Monday, December 6, 2021
Last night was the eighth and final night of Hanukkah (or Chanukkah, or even Hannukah). This year we had two different types of candles for our two menorahs. We had one box of artisanal long and graceful white to blue ombre candles. We also had a standard 99¢ little blue box of shorter, more colorful candles from the supermarket (or maybe a leftover box that one of our three kids brought home from Sunday school). We lit both menorahs each night: one with the pretty candles and one with the garish little blue box candles. The pretty candles burned and melted. The plain candles did as well. The bottom line was this: it was meaningful regardless of which candles we used.
Here comes the (possibly heavy handed) link to law school exams. If students have an exam answer where they spotted the issues, used the correct the rule, did both sides of analysis, and weighed the options before concluding, then it is meaningful even if it isn’t graceful (or long). There are all sorts of other holiday analogies I could make here…like remember to go one at a time when lighting your candles; remember that you need to light the helper candle first (that being the student’s knowledge and wellbeing); do not re-spin your answer to multiple choice questions, and, of course, the miracle of being asked eight multiple choice questions about one thing you know really, really well. Surely, miracles and light are what many students are asking for this time of year.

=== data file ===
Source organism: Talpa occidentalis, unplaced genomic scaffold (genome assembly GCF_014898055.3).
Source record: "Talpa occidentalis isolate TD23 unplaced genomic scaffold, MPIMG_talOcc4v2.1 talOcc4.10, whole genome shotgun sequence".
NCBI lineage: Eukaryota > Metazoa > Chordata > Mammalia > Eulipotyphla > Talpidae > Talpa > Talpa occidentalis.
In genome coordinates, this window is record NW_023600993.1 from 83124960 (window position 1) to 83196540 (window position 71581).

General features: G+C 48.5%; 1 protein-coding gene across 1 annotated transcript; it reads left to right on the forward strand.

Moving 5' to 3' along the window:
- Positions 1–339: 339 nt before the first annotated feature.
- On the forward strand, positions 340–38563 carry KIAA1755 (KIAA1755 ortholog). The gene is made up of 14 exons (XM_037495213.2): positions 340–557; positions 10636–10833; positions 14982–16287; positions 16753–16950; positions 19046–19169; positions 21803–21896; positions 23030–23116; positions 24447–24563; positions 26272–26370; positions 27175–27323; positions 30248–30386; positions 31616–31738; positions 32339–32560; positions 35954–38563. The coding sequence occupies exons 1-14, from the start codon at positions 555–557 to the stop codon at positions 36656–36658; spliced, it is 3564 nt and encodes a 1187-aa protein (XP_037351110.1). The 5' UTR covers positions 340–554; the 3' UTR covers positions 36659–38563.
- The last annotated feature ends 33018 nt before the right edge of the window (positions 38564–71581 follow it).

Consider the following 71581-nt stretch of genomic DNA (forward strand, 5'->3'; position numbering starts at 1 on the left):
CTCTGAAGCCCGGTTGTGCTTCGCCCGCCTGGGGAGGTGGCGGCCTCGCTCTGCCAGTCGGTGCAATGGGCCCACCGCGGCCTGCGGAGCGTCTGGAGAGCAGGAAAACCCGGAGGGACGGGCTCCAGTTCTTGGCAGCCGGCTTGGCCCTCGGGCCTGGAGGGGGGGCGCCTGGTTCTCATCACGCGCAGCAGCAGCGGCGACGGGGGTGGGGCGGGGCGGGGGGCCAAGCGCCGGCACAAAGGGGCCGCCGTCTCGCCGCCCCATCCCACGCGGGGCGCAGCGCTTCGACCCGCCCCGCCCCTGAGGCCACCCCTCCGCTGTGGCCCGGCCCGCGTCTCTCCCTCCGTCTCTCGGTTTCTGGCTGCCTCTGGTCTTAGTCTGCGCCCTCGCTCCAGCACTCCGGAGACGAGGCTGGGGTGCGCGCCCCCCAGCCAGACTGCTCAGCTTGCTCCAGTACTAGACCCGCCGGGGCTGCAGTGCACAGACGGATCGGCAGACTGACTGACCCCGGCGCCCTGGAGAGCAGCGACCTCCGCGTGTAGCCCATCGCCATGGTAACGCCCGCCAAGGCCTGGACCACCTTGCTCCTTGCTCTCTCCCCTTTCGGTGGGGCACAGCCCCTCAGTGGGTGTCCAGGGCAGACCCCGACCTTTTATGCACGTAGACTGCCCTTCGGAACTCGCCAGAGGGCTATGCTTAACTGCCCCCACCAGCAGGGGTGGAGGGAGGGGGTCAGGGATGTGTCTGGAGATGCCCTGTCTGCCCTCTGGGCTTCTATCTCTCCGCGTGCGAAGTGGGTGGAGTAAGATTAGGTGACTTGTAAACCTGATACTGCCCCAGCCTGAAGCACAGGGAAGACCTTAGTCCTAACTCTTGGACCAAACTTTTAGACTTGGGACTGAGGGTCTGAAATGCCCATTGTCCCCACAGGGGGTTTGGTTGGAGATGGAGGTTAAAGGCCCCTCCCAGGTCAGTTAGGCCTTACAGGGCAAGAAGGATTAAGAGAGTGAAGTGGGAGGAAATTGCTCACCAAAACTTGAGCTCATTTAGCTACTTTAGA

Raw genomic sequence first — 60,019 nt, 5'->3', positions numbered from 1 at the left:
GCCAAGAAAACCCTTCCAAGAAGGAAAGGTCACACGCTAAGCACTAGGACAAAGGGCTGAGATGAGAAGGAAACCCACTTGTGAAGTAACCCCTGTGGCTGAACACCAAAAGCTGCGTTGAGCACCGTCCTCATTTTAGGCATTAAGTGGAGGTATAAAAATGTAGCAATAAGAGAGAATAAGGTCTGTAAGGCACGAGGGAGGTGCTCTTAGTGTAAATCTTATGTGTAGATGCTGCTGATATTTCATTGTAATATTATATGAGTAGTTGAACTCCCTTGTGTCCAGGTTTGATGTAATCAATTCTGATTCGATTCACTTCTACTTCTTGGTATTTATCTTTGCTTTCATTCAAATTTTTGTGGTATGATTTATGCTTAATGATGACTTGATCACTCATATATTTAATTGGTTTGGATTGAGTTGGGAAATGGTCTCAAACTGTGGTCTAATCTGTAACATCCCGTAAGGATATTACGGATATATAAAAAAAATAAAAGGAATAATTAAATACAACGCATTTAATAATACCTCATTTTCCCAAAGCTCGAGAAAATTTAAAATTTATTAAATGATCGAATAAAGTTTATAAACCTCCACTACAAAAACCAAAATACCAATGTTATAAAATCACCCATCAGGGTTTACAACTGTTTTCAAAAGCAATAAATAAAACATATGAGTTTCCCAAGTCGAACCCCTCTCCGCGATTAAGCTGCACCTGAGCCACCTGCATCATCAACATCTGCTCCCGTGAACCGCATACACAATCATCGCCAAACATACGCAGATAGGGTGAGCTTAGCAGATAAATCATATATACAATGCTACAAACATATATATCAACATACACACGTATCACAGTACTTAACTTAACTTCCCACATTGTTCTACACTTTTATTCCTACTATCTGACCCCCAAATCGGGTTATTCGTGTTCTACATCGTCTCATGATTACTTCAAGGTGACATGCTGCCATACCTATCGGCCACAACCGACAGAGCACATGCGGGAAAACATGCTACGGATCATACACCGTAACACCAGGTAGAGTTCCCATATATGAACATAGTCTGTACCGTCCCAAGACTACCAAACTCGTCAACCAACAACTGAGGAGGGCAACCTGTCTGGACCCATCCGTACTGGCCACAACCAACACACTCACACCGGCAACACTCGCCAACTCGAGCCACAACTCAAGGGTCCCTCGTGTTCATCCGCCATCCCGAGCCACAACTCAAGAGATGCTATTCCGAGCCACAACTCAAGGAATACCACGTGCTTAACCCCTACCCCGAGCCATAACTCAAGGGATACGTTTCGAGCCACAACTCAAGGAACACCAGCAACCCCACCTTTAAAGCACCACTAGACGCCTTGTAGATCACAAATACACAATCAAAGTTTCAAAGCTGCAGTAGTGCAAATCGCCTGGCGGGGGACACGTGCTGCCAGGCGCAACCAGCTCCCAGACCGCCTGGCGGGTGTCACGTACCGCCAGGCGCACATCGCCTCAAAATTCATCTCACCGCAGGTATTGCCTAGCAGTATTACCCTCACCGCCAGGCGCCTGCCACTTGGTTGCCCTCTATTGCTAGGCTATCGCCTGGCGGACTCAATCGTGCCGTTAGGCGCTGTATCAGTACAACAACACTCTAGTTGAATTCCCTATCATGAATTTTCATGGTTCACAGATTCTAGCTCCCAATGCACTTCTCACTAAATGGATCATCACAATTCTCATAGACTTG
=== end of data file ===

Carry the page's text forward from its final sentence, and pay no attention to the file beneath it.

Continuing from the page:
It is also important to remember, though, that like any ritual, exams have their traditions and practices. We should be sure to remind students that after each exam, they should scrape off the remnants of the last one and reload with one more point of light before moving on to the next one. Make this a tradition. Lamenting over what went wrong on the last exam is always going create a barrier to going forward-and moving on to the next exam is part of the ritual. Remembering what went well (this year, none of our cats lit themselves on fire!) will be more productive. Make this a practice. Afterall, you cannot light fewer candles as Hanukkah progresses because you cannot travel through time (yet).
Finally, when exams are all over, students should be sure to clean up before putting their exam self away. No one wants to deal with a December mess in May. And for what it is worth, the fancy candles were a bear to clean up.
Happy Holidays to all!